Get The Most From Your Warm-up
Programs for you
I would define a warm-up simply as light exercise in preparation for more strenuous exercise. Warm-ups can and should vary a great deal, but you should always progress from general lighter exercise to more specific and strenuous exercise.
The goals for your warm-up include:
- increasing your heart rate and blood flow throughout the body;
- increasing body temperature;
- increasing blood flow and temperature in the muscles you're about to use;
- increasing elasticity of muscles you're about to use;
- increasing mobility in joints you're about to use;
- and finally practicing the motor patterns you'll need for the upcoming exercise.
If your warm-up accomplishes these things, then you'll be ready to perform at your very best and less likely to hurt yourself doing it.
Stretching is an important part of any fitness plan and is vital to keeping the body balanced and building flexibility and mobility. Despite that, stretching alone is not a warm-up. Warm-ups don't necessarily need to include stretching at all. In fact, stretching can be detrimental to certain athletic activities.
Static stretching (traditional stretch where a position is held for a period of usually 10-30 seconds) impairs muscle contraction speed and force for up to two hours. The reason being, static stretching reduces the elastic properties of your muscle. Muscles are like waist bands, if they are stretched out (elongated) too much, then they will lose the elasticity. To increase the elasticity of a muscle you must warm it up, literally increasing the temperature. Think of a rubber band that's been in the freezer. If you stretch it out, it'll probably break.
If you are preparing for an explosive activity and you feel like you must stretch, then do dynamic stretching instead. Dynamic stretching (using active movements to gradually increase the range of motion) doesn't seem to have the same detrimental effect that static stretching does.
If you're not worried about being powerful, and you don't feel loose after your warm-up, then do some dynamic or static stretching to help increase your range of motion and loosen up particularly tight muscles.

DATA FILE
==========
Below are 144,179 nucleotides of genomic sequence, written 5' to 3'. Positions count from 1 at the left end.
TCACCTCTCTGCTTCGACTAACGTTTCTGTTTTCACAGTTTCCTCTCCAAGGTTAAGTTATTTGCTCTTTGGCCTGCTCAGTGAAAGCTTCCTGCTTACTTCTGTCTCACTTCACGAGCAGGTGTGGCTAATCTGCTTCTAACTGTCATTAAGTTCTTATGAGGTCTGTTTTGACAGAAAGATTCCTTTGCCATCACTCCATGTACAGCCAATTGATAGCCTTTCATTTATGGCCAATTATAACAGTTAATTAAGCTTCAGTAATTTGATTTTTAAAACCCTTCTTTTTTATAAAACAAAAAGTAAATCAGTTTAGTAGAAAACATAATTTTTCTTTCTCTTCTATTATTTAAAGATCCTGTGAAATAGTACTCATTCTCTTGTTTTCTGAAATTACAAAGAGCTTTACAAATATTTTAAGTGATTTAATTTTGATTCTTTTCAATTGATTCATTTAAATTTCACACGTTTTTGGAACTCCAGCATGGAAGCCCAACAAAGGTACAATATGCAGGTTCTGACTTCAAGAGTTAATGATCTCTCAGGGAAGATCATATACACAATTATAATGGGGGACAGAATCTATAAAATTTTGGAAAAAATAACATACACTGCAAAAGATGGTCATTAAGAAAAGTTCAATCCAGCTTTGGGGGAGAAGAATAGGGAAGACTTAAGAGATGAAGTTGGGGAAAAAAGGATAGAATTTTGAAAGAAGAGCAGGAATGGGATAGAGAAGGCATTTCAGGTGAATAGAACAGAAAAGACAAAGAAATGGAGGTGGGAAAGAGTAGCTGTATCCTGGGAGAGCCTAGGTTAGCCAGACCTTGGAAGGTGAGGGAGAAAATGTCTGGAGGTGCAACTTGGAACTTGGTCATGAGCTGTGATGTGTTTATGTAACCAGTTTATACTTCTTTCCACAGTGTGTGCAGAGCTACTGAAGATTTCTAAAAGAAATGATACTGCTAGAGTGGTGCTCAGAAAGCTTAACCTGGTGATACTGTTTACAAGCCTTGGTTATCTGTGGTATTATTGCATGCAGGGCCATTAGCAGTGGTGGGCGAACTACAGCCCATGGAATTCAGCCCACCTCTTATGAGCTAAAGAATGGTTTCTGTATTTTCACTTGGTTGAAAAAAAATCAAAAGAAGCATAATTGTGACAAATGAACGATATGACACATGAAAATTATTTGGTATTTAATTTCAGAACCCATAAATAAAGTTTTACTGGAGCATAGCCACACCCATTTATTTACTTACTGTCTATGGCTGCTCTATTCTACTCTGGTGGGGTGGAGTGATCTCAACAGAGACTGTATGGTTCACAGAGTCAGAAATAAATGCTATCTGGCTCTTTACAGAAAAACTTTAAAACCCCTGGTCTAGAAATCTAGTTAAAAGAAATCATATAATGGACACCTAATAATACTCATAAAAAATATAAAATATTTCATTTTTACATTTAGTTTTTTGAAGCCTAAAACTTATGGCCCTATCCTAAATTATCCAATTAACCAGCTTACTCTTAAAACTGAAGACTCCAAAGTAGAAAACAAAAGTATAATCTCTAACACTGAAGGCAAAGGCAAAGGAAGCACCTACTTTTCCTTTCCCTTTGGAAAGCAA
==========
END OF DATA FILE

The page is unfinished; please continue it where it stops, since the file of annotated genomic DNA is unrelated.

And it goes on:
Here are some examples of proper warm-ups. These are just examples that certainly should be adjusted for individual needs.
- If the exercise is truly light then you don't need a warm-up. For walking, light jogging, or very easy activity of any kind you should be fine to simply start moving.
- If you feel the need to stretch, then stretch.
Running a race or a fast workout:
- Begin with light jogging or easy running that might be as short as 2 minutes for a beginner or more than 20 minutes for a more advanced runner.
- Many advanced runners will follow that up with form drills, and dynamic stretching.
- Finally a few strides at around race pace will have you ready to run fast.
- Warming up too early and then standing around getting cold and stiff is a common mistake. Ideally you want to be warm and sweaty with an elevated heart rate on the starting line (this doesn't mean tired).
- Start with full body calisthenics (body weight exercises) or a few minutes on the elliptical trainer starting slow and building to a moderate or even vigorous pace. Running or jogging could also be used here as a general warm-up.
- Follow the general warm-up with a more specific warm-up, as in light warm-up sets for the first exercise and any other exercise that is using a different muscle group.
- Continue to use warm-up sets if the weight being used feels heavy.
Explosive or Maximal Strength Exercise:
There are so many exercises that could fit in this category that I'll have to be very general in my description.
- Start with a general warm-up that could be jogging, running, calisthenics or any other means that increases blood flow and body temperature.
- Progress to more specific activities. If you're throwing then throw, jumping then jump, lifting, then lift. At this point you should still not be taxed.
- Now that you're starting to feel ready, ramp up the intensity bit by bit until you're fully simulating the activity. The slow, methodical increase in intensity helps activate the muscle fibers you’ll need for peak performance.
- The only difficult part to this process is finding the right balance. Doing too little will not activate and warm-up all the muscle fibers necessary for a good performance. Doing too much will quickly fatigue you. Trial and error will help you find the sweet spot.